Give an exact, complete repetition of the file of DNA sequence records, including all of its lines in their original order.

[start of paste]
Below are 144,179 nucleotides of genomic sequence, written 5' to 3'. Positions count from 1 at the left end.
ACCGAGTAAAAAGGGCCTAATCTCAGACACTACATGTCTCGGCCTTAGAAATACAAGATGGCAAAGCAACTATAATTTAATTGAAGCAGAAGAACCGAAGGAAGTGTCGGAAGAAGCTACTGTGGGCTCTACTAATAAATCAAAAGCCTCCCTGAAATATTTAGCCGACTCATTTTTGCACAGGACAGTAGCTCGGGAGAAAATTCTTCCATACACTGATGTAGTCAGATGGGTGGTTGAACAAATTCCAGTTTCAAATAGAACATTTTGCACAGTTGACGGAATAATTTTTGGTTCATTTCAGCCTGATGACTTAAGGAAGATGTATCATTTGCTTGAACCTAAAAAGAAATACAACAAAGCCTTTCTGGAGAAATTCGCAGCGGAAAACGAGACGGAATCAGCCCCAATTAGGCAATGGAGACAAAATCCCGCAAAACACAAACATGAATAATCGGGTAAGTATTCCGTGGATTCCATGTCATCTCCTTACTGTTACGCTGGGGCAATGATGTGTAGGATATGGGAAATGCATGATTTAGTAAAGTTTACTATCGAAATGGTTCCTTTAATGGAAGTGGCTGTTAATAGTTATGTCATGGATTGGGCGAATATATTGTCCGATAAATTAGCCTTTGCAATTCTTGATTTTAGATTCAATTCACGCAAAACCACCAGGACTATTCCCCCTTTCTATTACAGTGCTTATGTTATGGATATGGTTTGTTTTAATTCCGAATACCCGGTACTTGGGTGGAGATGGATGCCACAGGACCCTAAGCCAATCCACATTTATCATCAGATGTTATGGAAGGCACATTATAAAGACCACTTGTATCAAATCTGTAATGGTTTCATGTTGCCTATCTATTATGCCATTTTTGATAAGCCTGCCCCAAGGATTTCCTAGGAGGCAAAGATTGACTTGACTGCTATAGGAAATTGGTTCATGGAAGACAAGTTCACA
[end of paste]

Below are 144,179 nucleotides of genomic sequence, written 5' to 3'. Positions count from 1 at the left end.
ACCGAGTAAAAAGGGCCTAATCTCAGACACTACATGTCTCGGCCTTAGAAATACAAGATGGCAAAGCAACTATAATTTAATTGAAGCAGAAGAACCGAAGGAAGTGTCGGAAGAAGCTACTGTGGGCTCTACTAATAAATCAAAAGCCTCCCTGAAATATTTAGCCGACTCATTTTTGCACAGGACAGTAGCTCGGGAGAAAATTCTTCCATACACTGATGTAGTCAGATGGGTGGTTGAACAAATTCCAGTTTCAAATAGAACATTTTGCACAGTTGACGGAATAATTTTTGGTTCATTTCAGCCTGATGACTTAAGGAAGATGTATCATTTGCTTGAACCTAAAAAGAAATACAACAAAGCCTTTCTGGAGAAATTCGCAGCGGAAAACGAGACGGAATCAGCCCCAATTAGGCAATGGAGACAAAATCCCGCAAAACACAAACATGAATAATCGGGTAAGTATTCCGTGGATTCCATGTCATCTCCTTACTGTTACGCTGGGGCAATGATGTGTAGGATATGGGAAATGCATGATTTAGTAAAGTTTACTATCGAAATGGTTCCTTTAATGGAAGTGGCTGTTAATAGTTATGTCATGGATTGGGCGAATATATTGTCCGATAAATTAGCCTTTGCAATTCTTGATTTTAGATTCAATTCACGCAAAACCACCAGGACTATTCCCCCTTTCTATTACAGTGCTTATGTTATGGATATGGTTTGTTTTAATTCCGAATACCCGGTACTTGGGTGGAGATGGATGCCACAGGACCCTAAGCCAATCCACATTTATCATCAGATGTTATGGAAGGCACATTATAAAGACCACTTGTATCAAATCTGTAATGGTTTCATGTTGCCTATCTATTATGCCATTTTTGATAAGCCTGCCCCAAGGATTTCCTAGGAGGCAAAGATTGACTTGACTGCTATAGGAAATTGGTTCATGGAAGACAAGTTCACA